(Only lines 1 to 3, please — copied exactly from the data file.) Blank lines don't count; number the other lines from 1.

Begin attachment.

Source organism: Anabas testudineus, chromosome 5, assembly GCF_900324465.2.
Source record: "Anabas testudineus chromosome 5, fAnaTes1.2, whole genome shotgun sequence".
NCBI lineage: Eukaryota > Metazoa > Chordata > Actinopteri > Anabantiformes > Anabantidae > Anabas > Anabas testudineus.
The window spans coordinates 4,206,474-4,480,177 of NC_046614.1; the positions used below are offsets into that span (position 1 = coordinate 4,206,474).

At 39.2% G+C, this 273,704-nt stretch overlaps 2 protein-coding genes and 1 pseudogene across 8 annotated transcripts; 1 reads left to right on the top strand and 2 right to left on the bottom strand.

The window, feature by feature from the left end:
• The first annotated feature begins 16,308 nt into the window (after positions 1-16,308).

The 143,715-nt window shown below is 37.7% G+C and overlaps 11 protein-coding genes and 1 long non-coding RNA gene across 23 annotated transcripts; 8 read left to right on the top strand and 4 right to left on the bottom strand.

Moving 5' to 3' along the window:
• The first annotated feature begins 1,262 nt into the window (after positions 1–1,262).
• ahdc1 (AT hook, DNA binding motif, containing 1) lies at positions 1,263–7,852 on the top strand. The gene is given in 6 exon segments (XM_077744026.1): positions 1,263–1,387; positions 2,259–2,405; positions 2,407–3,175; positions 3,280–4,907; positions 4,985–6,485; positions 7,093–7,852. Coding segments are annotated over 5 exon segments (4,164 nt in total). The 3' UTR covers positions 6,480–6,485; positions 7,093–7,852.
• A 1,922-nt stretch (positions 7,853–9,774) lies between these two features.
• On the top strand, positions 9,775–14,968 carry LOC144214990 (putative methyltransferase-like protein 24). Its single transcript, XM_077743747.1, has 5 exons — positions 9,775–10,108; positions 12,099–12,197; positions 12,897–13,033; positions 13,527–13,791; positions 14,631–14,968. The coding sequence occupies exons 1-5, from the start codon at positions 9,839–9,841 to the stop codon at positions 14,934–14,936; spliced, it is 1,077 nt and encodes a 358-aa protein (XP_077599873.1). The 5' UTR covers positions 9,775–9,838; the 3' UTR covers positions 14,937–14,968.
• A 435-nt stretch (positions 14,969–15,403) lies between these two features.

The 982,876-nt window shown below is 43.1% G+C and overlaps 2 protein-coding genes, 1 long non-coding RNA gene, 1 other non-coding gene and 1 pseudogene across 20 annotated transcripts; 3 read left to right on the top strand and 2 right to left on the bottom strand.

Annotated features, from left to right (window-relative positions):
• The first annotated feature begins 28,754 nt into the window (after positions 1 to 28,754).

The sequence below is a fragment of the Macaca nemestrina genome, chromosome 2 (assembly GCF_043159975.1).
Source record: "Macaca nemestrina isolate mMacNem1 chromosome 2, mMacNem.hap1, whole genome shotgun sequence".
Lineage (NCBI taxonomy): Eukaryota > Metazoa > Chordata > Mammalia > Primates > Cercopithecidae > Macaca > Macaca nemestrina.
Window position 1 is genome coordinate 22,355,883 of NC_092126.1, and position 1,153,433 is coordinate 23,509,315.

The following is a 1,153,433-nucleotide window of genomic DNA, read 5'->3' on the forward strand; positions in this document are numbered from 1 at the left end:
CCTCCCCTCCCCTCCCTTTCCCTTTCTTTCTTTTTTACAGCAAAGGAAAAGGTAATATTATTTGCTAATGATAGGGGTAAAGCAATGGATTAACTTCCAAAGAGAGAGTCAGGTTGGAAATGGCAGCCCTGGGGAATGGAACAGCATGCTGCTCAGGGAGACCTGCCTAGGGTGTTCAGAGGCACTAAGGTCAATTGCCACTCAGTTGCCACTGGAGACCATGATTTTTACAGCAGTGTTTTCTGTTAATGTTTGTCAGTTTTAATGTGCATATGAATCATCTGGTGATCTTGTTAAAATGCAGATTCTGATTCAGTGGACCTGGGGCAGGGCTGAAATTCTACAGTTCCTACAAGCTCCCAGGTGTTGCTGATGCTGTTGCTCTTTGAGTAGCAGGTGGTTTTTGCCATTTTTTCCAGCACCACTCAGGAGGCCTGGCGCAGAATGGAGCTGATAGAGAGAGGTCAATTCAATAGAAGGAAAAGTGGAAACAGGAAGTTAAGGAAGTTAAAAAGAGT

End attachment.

Source organism: Anabas testudineus, chromosome 5, assembly GCF_900324465.2.
Source record: "Anabas testudineus chromosome 5, fAnaTes1.2, whole genome shotgun sequence".
NCBI lineage: Eukaryota > Metazoa > Chordata > Actinopteri > Anabantiformes > Anabantidae > Anabas > Anabas testudineus.